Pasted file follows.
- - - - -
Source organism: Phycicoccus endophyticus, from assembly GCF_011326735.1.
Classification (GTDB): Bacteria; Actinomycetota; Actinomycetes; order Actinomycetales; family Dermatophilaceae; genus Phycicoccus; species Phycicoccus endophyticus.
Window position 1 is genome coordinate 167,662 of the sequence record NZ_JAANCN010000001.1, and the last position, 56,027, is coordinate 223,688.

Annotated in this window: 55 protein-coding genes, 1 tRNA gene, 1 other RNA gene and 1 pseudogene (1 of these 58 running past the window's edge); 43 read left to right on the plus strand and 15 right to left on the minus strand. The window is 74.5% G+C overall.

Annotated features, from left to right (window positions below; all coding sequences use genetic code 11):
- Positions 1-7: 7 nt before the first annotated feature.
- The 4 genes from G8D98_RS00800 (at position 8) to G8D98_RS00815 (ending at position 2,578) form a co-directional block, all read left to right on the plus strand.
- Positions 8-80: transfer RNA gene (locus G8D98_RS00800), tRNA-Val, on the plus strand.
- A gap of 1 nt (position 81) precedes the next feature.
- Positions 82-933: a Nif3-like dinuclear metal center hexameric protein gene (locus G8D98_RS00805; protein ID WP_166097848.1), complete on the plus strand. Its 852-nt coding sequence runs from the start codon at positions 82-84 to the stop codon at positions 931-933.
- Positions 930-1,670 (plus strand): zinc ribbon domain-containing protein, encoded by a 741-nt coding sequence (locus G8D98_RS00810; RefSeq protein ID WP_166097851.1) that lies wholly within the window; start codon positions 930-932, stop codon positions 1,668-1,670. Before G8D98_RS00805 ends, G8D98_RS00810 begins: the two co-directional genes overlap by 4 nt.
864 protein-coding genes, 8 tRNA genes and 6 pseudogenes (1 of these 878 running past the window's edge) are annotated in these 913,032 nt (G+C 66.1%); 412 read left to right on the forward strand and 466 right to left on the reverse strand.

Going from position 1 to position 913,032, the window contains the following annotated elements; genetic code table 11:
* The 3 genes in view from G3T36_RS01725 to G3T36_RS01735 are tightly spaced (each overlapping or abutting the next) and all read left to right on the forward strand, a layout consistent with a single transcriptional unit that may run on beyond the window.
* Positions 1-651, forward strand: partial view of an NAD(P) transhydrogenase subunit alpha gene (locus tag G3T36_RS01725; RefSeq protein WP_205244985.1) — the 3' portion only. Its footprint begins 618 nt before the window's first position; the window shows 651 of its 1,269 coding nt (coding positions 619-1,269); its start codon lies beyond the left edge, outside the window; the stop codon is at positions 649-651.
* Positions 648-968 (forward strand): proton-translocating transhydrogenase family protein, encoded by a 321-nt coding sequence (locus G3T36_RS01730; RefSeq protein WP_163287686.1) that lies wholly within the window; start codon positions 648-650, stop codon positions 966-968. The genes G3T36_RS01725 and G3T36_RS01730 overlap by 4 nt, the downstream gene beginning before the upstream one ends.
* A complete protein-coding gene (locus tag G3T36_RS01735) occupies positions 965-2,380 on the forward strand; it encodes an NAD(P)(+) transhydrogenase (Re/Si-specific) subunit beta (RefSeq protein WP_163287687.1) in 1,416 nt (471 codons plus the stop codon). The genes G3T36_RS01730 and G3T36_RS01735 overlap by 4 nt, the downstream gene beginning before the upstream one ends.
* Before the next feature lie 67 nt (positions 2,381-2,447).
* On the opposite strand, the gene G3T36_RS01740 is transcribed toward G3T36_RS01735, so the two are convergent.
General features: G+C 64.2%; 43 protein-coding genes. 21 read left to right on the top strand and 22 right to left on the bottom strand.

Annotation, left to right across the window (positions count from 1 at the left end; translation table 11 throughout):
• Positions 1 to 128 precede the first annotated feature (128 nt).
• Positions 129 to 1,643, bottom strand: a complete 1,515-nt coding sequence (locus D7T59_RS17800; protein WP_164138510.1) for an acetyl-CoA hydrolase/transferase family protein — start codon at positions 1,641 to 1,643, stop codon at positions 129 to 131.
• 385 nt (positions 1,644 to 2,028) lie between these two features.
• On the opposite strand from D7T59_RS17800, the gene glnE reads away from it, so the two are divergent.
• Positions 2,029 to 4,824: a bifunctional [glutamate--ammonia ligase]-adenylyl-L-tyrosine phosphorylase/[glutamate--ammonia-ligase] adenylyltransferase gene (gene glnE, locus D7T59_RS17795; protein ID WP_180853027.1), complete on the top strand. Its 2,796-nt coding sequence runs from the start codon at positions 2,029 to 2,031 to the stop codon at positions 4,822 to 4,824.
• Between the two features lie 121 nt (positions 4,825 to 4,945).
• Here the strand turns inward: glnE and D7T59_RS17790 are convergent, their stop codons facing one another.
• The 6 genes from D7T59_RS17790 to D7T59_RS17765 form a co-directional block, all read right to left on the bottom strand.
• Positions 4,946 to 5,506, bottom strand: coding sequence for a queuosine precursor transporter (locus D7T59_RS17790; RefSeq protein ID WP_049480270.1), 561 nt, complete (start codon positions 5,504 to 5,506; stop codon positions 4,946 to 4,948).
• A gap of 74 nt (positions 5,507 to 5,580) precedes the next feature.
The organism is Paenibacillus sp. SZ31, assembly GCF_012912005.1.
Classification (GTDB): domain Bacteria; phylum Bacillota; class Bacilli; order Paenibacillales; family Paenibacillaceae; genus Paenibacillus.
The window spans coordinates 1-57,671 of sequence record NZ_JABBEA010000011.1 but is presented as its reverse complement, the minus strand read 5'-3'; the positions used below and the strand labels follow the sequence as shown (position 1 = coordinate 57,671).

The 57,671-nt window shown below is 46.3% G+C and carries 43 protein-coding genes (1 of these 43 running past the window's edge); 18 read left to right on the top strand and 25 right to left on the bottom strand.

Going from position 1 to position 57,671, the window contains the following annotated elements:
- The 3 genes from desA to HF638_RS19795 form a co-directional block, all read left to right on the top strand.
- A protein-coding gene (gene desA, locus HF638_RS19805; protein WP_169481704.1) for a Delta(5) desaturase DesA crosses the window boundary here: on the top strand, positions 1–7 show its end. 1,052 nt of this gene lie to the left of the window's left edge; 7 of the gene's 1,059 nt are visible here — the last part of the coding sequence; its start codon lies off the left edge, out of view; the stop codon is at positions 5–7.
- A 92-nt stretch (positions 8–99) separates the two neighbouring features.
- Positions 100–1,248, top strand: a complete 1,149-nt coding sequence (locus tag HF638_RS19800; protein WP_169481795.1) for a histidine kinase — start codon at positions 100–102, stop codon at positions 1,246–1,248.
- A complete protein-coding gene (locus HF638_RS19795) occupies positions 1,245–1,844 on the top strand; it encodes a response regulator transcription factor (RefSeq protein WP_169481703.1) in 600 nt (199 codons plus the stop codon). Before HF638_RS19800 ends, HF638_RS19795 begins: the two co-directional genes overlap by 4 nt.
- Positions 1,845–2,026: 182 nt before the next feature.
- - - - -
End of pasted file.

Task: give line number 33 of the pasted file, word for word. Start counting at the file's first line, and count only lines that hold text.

Classification (GTDB): domain Bacteria; phylum Bacillota; class Bacilli; order Paenibacillales; family Paenibacillaceae; genus Paenibacillus.